20 April 2003


Howard Dean's campaign manager e-mailed me and informed me of this article. Dean contradicts Charles Knight's assertion that he favors "unilateralism" -- but without reference to Knight's assertion that he did so at a speech to the "Alliance for American Leadership, an invitation-only organization of foreign policy specialists most of whom were associated with the Clinton administration." People who are examining this candidate as if American democracy could be restored by electing a better dictator should ask him (or perhaps his campaign manager) if he can quiet Knight's rumor, and discuss what he actually said to the Alliance for American Leadership.

In other news, I've been alerted to an article in Le Monde that informs us that the neoconservatives are interested in using America's excess military might to bring democracy to the world. This may, in fact, be the public philosophy of many neoconservatives. But I have to question the sincerity of neoconservatives who proclaim thusly. Let's look, for instance, at what the US did for Afghanistan, with handpicked "leader" Hamid Kharzai pretending to represent the government in Kabul and with the warlords in charge throughout the rest of the country. Let's look at the US record in supporting dictatorships elsewhere, since the beginning of the 19th century -- dozens of invasions 'round the world, yet nothing for democracy. Let's think about what sort of Islamic fundamentalism would attain power if Iraq were to be allowed real democracy. It behooves me to think that the neoconservatives in power today would opt for the dictatorships of their choice (airbrushed with veneers of democratic process), rather than risk democracies which would, like Algeria almost did before they shut it down, become anti-Western.

I would argue, then, that the most honest statement of neoconservatism was Jeane Kirkpatrick's essay "Dictatorships and Double Standards," to be found in the November 1979 issue of Commentary magazine. Kirkpatrick argued that the United States should support "authoritarian" regimes as opposed to "totalitarian" regimes because, she argued, "authoritarian" regimes would become democratic eventually, whereas "totalitarian" regimes would never become democratic. By "totalitarian" she meant, of course, "Communist," the state-capitalist regimes of the USSR and China and their satellites. Now, the neoconservatives can't use Kirkpatrick's arguments any more, since the USSR collapsed and became "democratic" against all her expectations -- but her 1979 article still stands as the most honest statement of US neoconservative foreign policy to date. At least Kirkpatrick owned up to supporting dictatorship. Her argument's obsolescence reveals the neoconservatives as hiding, once again, behind meaningless declarations of "democracy."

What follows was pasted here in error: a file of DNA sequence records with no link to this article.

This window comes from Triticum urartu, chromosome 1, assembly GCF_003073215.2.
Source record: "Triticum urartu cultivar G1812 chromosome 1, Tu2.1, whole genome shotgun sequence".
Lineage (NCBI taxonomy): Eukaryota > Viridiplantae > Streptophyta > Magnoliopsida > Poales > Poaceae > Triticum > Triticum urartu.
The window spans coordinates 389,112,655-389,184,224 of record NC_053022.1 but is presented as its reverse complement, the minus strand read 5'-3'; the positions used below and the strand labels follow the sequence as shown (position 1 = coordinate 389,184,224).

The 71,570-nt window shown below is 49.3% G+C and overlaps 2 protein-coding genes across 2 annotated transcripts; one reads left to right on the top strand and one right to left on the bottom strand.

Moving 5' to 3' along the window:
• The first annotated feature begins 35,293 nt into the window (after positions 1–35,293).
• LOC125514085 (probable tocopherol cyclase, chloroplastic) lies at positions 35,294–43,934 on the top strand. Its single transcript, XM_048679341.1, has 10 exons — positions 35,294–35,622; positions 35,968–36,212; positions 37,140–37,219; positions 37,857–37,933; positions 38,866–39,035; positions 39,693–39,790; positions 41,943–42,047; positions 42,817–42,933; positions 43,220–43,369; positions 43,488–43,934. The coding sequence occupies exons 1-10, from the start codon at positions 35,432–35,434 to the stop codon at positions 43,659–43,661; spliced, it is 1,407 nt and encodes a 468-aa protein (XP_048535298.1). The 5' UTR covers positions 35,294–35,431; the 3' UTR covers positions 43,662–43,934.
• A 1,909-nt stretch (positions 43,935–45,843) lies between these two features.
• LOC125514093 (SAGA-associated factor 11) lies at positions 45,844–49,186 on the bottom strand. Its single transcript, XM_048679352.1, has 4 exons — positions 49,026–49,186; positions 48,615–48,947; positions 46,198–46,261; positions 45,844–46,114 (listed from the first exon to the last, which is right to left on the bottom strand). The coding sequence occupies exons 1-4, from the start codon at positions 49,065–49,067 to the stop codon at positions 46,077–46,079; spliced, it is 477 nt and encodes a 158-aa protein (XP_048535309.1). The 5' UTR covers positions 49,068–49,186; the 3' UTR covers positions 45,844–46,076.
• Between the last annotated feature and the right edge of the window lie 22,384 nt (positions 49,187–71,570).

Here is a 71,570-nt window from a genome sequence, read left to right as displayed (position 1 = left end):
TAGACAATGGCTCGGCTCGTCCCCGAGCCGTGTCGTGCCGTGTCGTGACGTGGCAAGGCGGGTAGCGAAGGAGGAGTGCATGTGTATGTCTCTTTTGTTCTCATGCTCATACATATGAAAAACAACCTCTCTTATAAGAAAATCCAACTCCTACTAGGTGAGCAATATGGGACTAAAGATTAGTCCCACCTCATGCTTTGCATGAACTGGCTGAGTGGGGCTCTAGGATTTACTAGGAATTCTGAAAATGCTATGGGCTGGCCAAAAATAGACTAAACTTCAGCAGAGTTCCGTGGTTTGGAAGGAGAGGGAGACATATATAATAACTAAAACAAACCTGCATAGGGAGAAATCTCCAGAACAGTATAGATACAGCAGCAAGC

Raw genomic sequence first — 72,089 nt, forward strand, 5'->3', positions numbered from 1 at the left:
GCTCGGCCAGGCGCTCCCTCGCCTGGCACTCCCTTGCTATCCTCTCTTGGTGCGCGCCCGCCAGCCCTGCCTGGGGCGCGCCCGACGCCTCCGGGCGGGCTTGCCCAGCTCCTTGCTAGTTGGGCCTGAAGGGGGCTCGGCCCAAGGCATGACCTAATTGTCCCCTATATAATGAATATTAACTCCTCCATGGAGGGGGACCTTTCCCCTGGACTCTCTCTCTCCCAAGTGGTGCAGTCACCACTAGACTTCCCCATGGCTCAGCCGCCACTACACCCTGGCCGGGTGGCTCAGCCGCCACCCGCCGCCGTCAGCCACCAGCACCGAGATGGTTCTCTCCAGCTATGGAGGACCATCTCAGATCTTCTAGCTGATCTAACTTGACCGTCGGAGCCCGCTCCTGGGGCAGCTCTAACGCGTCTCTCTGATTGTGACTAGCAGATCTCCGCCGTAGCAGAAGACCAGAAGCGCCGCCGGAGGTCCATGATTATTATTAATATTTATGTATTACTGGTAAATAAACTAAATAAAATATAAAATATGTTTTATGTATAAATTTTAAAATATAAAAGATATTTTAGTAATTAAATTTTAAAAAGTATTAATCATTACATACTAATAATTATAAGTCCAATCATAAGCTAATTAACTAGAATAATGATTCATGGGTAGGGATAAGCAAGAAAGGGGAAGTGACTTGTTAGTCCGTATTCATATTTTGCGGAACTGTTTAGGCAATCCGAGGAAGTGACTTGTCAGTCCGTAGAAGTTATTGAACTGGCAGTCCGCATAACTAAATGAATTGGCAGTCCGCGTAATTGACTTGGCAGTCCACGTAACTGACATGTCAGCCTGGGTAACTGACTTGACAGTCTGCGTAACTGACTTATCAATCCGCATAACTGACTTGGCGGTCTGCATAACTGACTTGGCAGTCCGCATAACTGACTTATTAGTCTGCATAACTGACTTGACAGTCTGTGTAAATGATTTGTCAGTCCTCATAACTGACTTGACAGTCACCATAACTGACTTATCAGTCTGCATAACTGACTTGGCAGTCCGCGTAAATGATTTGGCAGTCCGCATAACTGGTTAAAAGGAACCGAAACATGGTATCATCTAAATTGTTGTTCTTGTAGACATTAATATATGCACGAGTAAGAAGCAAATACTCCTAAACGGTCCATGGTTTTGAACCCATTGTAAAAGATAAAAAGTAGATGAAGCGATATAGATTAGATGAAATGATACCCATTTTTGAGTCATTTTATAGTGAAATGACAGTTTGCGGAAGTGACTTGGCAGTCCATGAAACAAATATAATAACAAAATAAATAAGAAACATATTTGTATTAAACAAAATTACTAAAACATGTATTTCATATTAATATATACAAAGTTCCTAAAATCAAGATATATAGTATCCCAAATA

You know, folks, in Francis Fukuyama's famous neoconservative book The End of History and the Last Man, it is proclaimed that "liberal democracy" is the ultimate, Hegelian, end of world-society. "Liberal," of course, is the neoconservatives' endorsement world for "free enterprise," the glorious pursuit of profit as seen through the eyes of those who appear to the rest of the world as corporate hegemons. What's interesting about Fukuyama's thesis, however, is that in picking up the "liberal" end, he can't explain the relevance of democracy to capitalism. Fukuyama can't explain why world-society wouldn't end up with capitalist dictatorships a la Singapore across the globe, and in actually addressing this question, he ruminates without producing any real answer. The rest of the neoconservatives have no real answer to Fukuyama's dilemma, either.

What this means is that not only is "free enterprise" not necessary for democracy, but that there's no substance in neoconservative claims that "free enterprise" is even relevant to democracy. In fact, in flying the banner of "free enterprise," the neocons don't seem to need the substance of democracy at all. Maybe this failure to give substance to an endorsement of "democracy," to give substance to any expressions of popular will beyond the particular neoconservative preference for "free enterprise," explains why the Bush Administration smells more like a dictatorship each day as it pursues its self-proclaimed chore of bringing "democracy" to the world.

Late-breaking: Howard Dean's campaign manager responded... saying that Dean was being cornered by some reporter with an absurd hypothetical question (which is of course quite likely)... stay tuned...


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